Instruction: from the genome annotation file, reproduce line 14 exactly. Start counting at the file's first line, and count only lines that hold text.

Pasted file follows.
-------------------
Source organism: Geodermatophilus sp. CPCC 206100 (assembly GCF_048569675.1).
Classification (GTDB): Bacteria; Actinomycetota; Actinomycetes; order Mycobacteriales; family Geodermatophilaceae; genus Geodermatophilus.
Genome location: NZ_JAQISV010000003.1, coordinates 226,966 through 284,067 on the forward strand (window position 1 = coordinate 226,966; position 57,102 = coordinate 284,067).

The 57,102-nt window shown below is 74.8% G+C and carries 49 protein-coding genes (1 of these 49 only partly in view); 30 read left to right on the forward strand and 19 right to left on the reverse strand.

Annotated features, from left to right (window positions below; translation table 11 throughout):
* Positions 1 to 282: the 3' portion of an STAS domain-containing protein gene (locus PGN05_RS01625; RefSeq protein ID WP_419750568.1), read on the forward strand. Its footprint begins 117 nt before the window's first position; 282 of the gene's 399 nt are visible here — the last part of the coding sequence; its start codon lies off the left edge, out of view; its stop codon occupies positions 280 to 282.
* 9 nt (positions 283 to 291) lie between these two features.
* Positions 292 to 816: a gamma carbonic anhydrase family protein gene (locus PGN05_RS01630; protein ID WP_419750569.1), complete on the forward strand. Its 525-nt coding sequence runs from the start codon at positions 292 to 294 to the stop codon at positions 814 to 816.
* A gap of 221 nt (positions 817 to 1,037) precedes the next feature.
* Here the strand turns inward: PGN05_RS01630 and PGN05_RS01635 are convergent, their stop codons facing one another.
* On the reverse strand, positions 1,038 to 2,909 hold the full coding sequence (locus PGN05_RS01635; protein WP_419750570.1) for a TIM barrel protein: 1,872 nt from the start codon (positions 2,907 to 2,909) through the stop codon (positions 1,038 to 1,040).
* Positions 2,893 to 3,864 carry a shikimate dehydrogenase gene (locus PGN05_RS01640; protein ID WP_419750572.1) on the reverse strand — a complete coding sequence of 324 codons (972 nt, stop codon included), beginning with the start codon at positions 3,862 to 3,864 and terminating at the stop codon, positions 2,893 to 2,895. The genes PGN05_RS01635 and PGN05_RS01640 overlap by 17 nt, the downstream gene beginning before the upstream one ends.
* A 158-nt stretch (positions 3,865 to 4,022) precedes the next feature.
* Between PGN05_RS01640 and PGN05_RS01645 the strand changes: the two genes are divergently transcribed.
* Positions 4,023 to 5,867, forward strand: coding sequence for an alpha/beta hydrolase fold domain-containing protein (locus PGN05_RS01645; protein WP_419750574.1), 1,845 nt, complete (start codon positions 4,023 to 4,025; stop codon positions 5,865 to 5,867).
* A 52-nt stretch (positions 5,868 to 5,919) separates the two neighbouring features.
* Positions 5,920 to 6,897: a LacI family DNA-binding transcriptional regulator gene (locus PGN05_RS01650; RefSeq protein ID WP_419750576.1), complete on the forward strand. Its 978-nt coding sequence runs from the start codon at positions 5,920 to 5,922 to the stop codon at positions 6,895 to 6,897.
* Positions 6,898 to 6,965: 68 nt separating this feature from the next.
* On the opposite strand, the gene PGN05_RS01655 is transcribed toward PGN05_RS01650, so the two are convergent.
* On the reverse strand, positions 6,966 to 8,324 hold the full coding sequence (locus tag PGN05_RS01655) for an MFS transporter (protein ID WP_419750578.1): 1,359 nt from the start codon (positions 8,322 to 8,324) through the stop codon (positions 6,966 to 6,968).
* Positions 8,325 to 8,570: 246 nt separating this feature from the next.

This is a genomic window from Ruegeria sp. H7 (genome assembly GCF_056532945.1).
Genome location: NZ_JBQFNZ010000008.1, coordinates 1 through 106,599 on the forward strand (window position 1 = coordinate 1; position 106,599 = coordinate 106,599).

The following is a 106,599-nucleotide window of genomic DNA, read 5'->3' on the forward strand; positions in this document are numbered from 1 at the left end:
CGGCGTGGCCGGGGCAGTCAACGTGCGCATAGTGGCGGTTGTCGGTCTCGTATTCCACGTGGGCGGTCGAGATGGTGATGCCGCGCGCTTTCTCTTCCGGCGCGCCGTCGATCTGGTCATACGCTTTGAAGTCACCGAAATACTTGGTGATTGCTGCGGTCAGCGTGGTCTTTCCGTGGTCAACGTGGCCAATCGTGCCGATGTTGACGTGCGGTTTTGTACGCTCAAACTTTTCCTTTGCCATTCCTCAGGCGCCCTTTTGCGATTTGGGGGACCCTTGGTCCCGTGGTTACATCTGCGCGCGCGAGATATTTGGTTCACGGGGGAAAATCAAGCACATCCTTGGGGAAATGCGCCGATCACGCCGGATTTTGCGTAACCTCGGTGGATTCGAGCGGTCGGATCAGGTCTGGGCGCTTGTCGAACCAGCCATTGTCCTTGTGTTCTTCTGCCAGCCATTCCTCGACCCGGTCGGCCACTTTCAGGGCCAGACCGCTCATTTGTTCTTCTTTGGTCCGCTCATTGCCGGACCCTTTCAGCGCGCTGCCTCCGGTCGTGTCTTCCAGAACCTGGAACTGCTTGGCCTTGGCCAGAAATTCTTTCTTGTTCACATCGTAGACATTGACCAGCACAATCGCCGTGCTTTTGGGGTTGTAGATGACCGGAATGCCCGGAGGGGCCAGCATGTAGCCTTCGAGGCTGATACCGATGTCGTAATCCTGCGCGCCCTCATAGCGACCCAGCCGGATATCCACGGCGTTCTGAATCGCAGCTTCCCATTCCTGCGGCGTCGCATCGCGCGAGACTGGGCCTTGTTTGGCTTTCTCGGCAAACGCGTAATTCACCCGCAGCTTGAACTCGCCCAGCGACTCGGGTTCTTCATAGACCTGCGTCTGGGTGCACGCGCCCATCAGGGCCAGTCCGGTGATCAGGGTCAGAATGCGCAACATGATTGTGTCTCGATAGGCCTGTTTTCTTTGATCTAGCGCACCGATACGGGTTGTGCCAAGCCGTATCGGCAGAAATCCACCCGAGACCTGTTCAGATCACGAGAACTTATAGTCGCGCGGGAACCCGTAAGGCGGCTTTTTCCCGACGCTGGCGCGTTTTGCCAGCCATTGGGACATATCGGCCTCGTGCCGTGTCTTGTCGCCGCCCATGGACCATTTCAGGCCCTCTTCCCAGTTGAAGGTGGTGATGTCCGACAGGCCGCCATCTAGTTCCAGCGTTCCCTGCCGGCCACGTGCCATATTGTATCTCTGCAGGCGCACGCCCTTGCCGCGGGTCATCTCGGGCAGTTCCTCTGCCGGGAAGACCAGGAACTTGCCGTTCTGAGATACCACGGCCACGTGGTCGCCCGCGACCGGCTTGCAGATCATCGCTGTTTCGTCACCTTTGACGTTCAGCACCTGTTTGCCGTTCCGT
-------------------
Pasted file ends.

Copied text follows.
* Between PGN05_RS01640 and PGN05_RS01645 the strand changes: the two genes are divergently transcribed.